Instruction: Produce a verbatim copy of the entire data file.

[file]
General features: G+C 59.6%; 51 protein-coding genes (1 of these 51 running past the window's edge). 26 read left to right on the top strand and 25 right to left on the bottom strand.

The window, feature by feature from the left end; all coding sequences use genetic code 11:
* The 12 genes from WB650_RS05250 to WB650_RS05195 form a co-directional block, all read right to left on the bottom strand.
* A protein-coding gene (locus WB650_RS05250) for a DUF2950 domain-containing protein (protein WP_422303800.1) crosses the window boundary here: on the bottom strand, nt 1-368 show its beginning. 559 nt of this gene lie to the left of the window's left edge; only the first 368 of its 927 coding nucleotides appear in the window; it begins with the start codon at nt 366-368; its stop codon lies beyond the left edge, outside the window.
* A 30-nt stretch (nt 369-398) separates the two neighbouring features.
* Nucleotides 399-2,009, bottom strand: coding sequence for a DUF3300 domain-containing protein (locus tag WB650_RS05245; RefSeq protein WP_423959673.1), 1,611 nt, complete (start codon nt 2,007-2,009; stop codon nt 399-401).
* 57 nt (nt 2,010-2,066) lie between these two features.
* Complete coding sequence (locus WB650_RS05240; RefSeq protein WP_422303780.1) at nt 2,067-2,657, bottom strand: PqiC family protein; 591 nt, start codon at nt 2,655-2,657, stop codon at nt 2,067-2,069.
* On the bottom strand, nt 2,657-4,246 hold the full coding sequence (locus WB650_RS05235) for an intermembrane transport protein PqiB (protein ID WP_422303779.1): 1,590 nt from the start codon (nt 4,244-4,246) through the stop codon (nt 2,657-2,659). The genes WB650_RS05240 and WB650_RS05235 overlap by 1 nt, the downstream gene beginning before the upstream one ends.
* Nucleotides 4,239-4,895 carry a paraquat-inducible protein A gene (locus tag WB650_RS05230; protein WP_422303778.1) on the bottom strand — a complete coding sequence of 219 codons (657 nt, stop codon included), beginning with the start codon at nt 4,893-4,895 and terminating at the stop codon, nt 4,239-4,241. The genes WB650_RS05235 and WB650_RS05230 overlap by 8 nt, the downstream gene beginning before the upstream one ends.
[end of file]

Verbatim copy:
General features: G+C 59.6%; 51 protein-coding genes (1 of these 51 running past the window's edge). 26 read left to right on the top strand and 25 right to left on the bottom strand.

The window, feature by feature from the left end; all coding sequences use genetic code 11:
* The 12 genes from WB650_RS05250 to WB650_RS05195 form a co-directional block, all read right to left on the bottom strand.
* A protein-coding gene (locus WB650_RS05250) for a DUF2950 domain-containing protein (protein WP_422303800.1) crosses the window boundary here: on the bottom strand, nt 1-368 show its beginning. 559 nt of this gene lie to the left of the window's left edge; only the first 368 of its 927 coding nucleotides appear in the window; it begins with the start codon at nt 366-368; its stop codon lies beyond the left edge, outside the window.
* A 30-nt stretch (nt 369-398) separates the two neighbouring features.
* Nucleotides 399-2,009, bottom strand: coding sequence for a DUF3300 domain-containing protein (locus tag WB650_RS05245; RefSeq protein WP_423959673.1), 1,611 nt, complete (start codon nt 2,007-2,009; stop codon nt 399-401).
* 57 nt (nt 2,010-2,066) lie between these two features.
* Complete coding sequence (locus WB650_RS05240; RefSeq protein WP_422303780.1) at nt 2,067-2,657, bottom strand: PqiC family protein; 591 nt, start codon at nt 2,655-2,657, stop codon at nt 2,067-2,069.
* On the bottom strand, nt 2,657-4,246 hold the full coding sequence (locus WB650_RS05235) for an intermembrane transport protein PqiB (protein ID WP_422303779.1): 1,590 nt from the start codon (nt 4,244-4,246) through the stop codon (nt 2,657-2,659). The genes WB650_RS05240 and WB650_RS05235 overlap by 1 nt, the downstream gene beginning before the upstream one ends.
* Nucleotides 4,239-4,895 carry a paraquat-inducible protein A gene (locus tag WB650_RS05230; protein WP_422303778.1) on the bottom strand — a complete coding sequence of 219 codons (657 nt, stop codon included), beginning with the start codon at nt 4,893-4,895 and terminating at the stop codon, nt 4,239-4,241. The genes WB650_RS05235 and WB650_RS05230 overlap by 8 nt, the downstream gene beginning before the upstream one ends.